Do me a favor and please read Psalm 121.
Our psalm today is the second in a series of psalms of ascents that would have been sung or used as the people ascended thru the hills and into the city of Jerusalem. It’s a psalm that helps the singer find comfort as they remember that God watches over his people at all times, no matter where they are or where you go. Whereas the Baals believed that you had to wake-up your God (they were very human in their godly nature), the God of all things, Yahweh, is always watching. He didn’t rest, he didn’t hunger thus take breaks for lunch and dinner, he didn’t sleep, and he never stopped. No vacation, ho holidays, no rest…nothing but watching over his people and protecting them from all harm.
This psalm, while we don’t know who the author is, is pretty simple in its layout. Vs 1-2 are a declaration that in times of need it is only God who is called upon; vs 3-6 speak of harms and issues that can fall upon you during the day and night; and then it closes with verses 7 and 8 as the remembrance of God’s promise to keep you safe.
In essence, this is a pilgrim’s journey song of courage when fear sets in.
Maybe it’s because I listened to a LOT of NPR and maybe it’s because, for whatever reason, they are really pushing The Wizard of Oz this week (I think a new play is coming out) but all the sudden I can hear in my head “Lions, and tigers, and bears…Oh my!” As Dorothy, Tin Man, and the Scarecrow are walking through the dark forest they begin to hear noises – and those noises set in to their hearts and minds and strike fear. What’s in the forest? Who knows…but there are sounds of animals that could harm you! And when you’re in the dark forest what dark animals with sinister ways and hungry mouths could come out to eat you!? In this case, what brought them comfort was singing this song (with Dorothy’s wonderful “oh my!” that was added at the end). What started as a question with fear soon morphed into a dancing song of comfort as their singing took their minds off whatever was lurking in the shadows.
Our psalmist, and their pilgrims, just like Dorothy and her friends (but not really), are heading to a place of hope and comfort. And along the way, and outside the city of hope…the city of God…there are things that could harm them – thus they are struck with some fear. And while we don’t have a whole lot of information on this text I’m personally led to believe that they sing this BECAUSE they are fully aware of the harms that fall upon you during the day as well as night (animals, robbers, heat stroke, colds, etc). They’ve either experienced it before, seen it upon others, heard rumors, or it’s the “unknown” that they need encouragement from. And so as darkness falls or the blazing sun heats down upon their backs – their comfort is found in God. Their fear appears to be in being left alone or abandoned by God and left to the harms of the world. But they know he is always there, always watching, and always protecting. Their singing of this psalm becomes an emotionally-uplifting chant as it raises their spirits as they near the city of God.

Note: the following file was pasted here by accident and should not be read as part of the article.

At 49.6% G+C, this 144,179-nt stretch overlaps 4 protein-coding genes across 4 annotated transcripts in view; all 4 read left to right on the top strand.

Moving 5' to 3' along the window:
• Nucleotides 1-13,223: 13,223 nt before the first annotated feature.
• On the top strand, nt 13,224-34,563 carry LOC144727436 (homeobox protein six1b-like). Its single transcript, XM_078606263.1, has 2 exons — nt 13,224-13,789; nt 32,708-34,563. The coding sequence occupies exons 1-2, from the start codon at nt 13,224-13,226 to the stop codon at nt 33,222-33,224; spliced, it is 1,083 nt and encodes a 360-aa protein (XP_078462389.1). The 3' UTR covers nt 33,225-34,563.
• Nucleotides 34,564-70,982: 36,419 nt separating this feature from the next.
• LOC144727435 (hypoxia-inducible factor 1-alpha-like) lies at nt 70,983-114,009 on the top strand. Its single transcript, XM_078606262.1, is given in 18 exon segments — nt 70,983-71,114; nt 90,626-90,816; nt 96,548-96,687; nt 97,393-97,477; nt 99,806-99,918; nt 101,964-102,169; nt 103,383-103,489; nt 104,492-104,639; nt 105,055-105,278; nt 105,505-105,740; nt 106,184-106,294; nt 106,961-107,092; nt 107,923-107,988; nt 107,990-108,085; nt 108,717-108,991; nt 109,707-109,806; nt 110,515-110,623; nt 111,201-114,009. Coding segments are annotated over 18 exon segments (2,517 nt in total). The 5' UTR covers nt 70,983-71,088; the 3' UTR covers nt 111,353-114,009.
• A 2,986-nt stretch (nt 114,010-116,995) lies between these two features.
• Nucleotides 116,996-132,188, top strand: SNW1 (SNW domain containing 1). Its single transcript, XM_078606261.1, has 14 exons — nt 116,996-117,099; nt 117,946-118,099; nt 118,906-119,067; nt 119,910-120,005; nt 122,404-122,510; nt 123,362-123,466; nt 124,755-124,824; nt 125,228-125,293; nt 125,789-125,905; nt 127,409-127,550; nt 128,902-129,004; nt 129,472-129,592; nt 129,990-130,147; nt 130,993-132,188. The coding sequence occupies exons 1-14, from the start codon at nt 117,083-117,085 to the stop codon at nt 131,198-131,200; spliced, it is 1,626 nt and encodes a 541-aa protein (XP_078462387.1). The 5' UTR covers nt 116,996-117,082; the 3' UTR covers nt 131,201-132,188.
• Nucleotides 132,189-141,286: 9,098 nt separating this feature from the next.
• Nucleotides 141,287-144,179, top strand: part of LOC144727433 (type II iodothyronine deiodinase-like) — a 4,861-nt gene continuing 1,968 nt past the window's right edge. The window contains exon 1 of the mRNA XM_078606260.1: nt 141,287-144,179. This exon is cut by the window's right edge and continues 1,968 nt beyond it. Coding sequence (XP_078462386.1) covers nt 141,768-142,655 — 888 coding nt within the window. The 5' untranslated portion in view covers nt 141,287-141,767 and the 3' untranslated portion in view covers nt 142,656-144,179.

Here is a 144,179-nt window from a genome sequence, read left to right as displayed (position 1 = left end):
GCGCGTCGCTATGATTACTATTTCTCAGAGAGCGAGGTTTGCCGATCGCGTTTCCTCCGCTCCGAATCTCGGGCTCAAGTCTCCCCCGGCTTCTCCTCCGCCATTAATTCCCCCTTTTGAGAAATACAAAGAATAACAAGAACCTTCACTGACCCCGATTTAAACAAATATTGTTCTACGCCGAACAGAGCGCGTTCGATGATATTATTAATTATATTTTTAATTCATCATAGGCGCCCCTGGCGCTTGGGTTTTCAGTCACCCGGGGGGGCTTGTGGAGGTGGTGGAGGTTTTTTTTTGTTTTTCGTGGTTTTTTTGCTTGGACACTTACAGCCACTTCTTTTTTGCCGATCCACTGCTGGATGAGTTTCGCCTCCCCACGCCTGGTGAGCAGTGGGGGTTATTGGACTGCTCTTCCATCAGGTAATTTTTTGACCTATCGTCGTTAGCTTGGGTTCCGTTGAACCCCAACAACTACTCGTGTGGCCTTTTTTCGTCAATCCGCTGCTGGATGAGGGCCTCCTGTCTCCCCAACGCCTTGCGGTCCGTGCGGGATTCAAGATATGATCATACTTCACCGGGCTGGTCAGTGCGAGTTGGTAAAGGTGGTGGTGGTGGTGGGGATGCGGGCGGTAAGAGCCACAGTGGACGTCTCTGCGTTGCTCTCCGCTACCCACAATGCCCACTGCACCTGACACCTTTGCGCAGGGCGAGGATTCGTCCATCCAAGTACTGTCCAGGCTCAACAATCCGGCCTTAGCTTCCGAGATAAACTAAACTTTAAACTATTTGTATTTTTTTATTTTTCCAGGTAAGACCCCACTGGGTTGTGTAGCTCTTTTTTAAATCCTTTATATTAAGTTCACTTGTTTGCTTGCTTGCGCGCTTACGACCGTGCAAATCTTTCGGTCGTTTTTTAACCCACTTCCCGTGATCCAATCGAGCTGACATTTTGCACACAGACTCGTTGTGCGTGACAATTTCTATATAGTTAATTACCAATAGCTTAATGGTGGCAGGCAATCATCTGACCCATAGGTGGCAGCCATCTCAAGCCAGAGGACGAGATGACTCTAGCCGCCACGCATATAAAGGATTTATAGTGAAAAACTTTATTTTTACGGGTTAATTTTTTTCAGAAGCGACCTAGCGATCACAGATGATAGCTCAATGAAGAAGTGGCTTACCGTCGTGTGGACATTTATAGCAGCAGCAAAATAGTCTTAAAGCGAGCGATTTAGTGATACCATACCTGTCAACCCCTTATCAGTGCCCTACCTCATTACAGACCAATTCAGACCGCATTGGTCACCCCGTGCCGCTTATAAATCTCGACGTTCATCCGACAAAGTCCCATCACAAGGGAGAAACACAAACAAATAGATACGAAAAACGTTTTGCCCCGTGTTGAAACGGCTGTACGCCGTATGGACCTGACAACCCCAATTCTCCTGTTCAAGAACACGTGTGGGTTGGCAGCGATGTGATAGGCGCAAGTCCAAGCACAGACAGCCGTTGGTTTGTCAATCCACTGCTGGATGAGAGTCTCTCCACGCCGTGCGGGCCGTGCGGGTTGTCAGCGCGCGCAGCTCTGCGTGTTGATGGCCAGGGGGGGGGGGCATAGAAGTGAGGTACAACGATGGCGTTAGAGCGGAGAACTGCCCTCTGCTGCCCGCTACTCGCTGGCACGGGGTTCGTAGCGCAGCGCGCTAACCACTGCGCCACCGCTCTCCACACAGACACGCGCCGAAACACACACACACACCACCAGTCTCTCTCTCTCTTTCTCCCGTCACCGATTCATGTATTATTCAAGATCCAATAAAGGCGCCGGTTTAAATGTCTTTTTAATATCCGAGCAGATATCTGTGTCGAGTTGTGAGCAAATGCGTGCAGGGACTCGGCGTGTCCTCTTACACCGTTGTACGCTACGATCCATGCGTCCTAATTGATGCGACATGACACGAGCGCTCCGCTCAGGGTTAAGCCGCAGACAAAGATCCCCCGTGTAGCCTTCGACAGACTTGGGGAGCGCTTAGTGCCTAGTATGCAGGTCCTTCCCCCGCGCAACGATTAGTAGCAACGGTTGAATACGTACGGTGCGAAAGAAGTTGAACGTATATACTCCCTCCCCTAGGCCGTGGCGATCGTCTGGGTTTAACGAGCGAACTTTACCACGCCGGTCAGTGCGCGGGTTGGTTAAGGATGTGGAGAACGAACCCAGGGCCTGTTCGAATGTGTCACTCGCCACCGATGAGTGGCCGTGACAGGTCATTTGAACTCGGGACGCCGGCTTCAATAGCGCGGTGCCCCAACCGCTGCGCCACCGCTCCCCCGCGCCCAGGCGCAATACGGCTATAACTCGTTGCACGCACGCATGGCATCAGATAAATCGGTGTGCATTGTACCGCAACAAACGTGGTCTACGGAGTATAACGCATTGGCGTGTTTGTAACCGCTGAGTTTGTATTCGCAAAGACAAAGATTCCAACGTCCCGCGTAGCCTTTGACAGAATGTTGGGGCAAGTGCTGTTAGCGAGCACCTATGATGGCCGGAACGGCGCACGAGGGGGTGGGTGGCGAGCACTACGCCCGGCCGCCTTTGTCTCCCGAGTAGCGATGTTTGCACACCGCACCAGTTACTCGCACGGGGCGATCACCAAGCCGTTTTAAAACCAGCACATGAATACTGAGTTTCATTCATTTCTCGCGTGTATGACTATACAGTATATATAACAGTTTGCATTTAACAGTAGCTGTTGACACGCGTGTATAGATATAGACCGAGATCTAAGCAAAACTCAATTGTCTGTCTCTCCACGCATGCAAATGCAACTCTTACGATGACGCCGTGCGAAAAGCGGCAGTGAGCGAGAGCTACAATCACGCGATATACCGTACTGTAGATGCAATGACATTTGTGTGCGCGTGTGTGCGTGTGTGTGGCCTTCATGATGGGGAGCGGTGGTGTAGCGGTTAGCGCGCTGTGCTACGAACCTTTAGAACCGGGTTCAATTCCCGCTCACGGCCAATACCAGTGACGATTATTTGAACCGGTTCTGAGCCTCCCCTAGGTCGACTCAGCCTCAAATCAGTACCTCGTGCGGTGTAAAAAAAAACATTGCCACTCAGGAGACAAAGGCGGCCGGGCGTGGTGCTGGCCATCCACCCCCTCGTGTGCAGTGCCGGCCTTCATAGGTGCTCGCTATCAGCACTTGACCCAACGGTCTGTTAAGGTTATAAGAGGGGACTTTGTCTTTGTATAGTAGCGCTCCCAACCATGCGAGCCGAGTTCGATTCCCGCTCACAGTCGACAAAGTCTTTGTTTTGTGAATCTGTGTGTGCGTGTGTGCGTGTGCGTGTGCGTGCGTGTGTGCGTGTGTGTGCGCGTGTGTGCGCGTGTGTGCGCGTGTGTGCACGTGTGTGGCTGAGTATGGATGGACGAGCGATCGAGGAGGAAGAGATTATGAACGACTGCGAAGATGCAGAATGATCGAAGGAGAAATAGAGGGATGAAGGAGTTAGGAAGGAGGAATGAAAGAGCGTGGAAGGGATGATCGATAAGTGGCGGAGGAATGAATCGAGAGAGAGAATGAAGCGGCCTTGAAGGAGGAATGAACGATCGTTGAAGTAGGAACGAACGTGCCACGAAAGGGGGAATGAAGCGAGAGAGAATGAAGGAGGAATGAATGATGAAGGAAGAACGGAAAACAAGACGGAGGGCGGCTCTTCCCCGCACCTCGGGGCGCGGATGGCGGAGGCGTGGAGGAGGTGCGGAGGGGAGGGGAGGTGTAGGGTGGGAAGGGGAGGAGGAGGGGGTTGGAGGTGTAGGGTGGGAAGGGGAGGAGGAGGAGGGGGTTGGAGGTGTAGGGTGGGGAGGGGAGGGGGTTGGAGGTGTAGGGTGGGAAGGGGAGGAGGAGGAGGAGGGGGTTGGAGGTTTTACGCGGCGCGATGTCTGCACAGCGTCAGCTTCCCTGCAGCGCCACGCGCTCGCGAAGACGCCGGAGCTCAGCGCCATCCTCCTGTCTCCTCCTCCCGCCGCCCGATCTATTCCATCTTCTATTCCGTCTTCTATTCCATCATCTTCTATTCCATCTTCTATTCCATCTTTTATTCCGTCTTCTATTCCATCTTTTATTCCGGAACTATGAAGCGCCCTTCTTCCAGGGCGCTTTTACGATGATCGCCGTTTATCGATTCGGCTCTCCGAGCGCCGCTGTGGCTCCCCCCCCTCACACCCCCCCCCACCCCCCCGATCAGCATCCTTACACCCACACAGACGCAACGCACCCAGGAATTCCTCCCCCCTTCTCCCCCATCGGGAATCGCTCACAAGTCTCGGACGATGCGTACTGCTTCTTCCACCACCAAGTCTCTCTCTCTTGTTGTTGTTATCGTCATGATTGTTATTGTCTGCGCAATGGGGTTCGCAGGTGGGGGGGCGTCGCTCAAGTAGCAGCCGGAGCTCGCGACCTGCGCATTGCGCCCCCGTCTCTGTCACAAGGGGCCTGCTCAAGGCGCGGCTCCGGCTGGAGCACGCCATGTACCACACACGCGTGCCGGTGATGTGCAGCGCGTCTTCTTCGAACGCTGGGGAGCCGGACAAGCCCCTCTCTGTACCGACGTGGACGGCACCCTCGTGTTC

The people of God fear that he would abandon and leave them to the terrors of this world. Dorothy, the Tin Man, and the Scarecrow’s fears were those things they could not see but could hear. What are your fears? And how do you push past them? Do you take a page from the Wizard of Oz and find comfort in singing with the hopes of forgetting the very fears that started your song in the first place? Or do you, like the Israelites, lean into God and draw upon his strength and promises as you sing?
I think for most of us, hopefully, we pray. We reach out to God and draw upon his peace as we talk to him, lay it out before him, and take comfort in knowing that he is not only intimately aware of our needs but he is listening to our words, our heart, and our soul. And now that I think of it there really isn’t a difference between singing and praying. As some songs ARE prayers, and some prayers ARE songs.
Whatever it is we do when in times of need for strength, we as Believers find rest in the same God the Israelites declared in Psalm 121. Our help doesn’t come from mountains or trees or rivers – they come from God. They come from the very person WHO MADE those mountains, trees, and rivers. Our peace and comfort comes from the very God who is unlike you and I and doesn’t have to succumb to human conditions like a need for sleep or rest. And no matter what happens during the day or the night our lives are “watched over” by God – both now and forevermore.
So sing, pray, even chant when you need strength! But remember that strength doesn’t come from us or our forgetting our fears while we dance along a yellow brick road. Peace, strength, and comfort, comes from the only God whose hands, eyes, and heart is over our lives.